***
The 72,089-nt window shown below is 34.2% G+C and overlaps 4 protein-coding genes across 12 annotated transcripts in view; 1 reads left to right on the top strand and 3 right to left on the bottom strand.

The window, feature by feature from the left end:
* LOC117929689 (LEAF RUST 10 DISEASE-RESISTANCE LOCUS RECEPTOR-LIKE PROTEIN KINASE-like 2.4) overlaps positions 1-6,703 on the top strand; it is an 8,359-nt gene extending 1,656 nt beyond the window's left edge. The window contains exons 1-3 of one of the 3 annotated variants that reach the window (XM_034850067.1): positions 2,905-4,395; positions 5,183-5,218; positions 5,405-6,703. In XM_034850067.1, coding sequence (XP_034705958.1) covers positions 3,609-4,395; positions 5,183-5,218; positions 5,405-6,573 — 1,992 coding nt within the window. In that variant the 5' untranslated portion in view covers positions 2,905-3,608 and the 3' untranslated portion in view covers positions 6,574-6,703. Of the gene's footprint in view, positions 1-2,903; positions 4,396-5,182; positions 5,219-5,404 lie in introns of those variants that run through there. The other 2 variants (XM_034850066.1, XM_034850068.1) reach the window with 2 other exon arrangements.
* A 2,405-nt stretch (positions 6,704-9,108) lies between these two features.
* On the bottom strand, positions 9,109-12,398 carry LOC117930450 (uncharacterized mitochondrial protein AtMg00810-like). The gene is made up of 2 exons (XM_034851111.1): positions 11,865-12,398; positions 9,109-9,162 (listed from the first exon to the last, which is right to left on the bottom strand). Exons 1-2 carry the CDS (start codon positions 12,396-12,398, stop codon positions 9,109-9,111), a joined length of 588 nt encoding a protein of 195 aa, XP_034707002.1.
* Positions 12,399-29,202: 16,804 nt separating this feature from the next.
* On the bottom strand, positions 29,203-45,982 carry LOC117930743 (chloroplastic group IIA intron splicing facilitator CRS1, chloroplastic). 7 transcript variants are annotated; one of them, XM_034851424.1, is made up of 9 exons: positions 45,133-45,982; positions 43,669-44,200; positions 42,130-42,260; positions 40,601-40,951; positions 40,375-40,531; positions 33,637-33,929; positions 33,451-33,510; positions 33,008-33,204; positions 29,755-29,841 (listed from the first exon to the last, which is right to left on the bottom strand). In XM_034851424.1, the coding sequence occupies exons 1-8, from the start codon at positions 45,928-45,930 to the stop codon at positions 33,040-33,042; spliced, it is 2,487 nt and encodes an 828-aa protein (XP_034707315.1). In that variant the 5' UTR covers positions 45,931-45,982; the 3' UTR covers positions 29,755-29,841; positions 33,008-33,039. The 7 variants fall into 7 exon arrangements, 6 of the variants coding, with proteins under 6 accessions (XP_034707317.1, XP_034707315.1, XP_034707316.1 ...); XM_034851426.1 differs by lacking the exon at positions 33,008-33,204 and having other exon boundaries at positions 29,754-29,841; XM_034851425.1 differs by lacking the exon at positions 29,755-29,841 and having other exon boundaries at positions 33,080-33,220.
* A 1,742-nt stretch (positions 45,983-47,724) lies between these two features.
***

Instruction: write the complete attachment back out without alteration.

The 72,089-nt window shown below is 34.2% G+C and overlaps 4 protein-coding genes across 12 annotated transcripts in view; 1 reads left to right on the top strand and 3 right to left on the bottom strand.

The window, feature by feature from the left end:
* LOC117929689 (LEAF RUST 10 DISEASE-RESISTANCE LOCUS RECEPTOR-LIKE PROTEIN KINASE-like 2.4) overlaps positions 1-6,703 on the top strand; it is an 8,359-nt gene extending 1,656 nt beyond the window's left edge. The window contains exons 1-3 of one of the 3 annotated variants that reach the window (XM_034850067.1): positions 2,905-4,395; positions 5,183-5,218; positions 5,405-6,703. In XM_034850067.1, coding sequence (XP_034705958.1) covers positions 3,609-4,395; positions 5,183-5,218; positions 5,405-6,573 — 1,992 coding nt within the window. In that variant the 5' untranslated portion in view covers positions 2,905-3,608 and the 3' untranslated portion in view covers positions 6,574-6,703. Of the gene's footprint in view, positions 1-2,903; positions 4,396-5,182; positions 5,219-5,404 lie in introns of those variants that run through there. The other 2 variants (XM_034850066.1, XM_034850068.1) reach the window with 2 other exon arrangements.
* A 2,405-nt stretch (positions 6,704-9,108) lies between these two features.
* On the bottom strand, positions 9,109-12,398 carry LOC117930450 (uncharacterized mitochondrial protein AtMg00810-like). The gene is made up of 2 exons (XM_034851111.1): positions 11,865-12,398; positions 9,109-9,162 (listed from the first exon to the last, which is right to left on the bottom strand). Exons 1-2 carry the CDS (start codon positions 12,396-12,398, stop codon positions 9,109-9,111), a joined length of 588 nt encoding a protein of 195 aa, XP_034707002.1.
* Positions 12,399-29,202: 16,804 nt separating this feature from the next.
* On the bottom strand, positions 29,203-45,982 carry LOC117930743 (chloroplastic group IIA intron splicing facilitator CRS1, chloroplastic). 7 transcript variants are annotated; one of them, XM_034851424.1, is made up of 9 exons: positions 45,133-45,982; positions 43,669-44,200; positions 42,130-42,260; positions 40,601-40,951; positions 40,375-40,531; positions 33,637-33,929; positions 33,451-33,510; positions 33,008-33,204; positions 29,755-29,841 (listed from the first exon to the last, which is right to left on the bottom strand). In XM_034851424.1, the coding sequence occupies exons 1-8, from the start codon at positions 45,928-45,930 to the stop codon at positions 33,040-33,042; spliced, it is 2,487 nt and encodes an 828-aa protein (XP_034707315.1). In that variant the 5' UTR covers positions 45,931-45,982; the 3' UTR covers positions 29,755-29,841; positions 33,008-33,039. The 7 variants fall into 7 exon arrangements, 6 of the variants coding, with proteins under 6 accessions (XP_034707317.1, XP_034707315.1, XP_034707316.1 ...); XM_034851426.1 differs by lacking the exon at positions 33,008-33,204 and having other exon boundaries at positions 29,754-29,841; XM_034851425.1 differs by lacking the exon at positions 29,755-29,841 and having other exon boundaries at positions 33,080-33,220.
* A 1,742-nt stretch (positions 45,983-47,724) lies between these two features.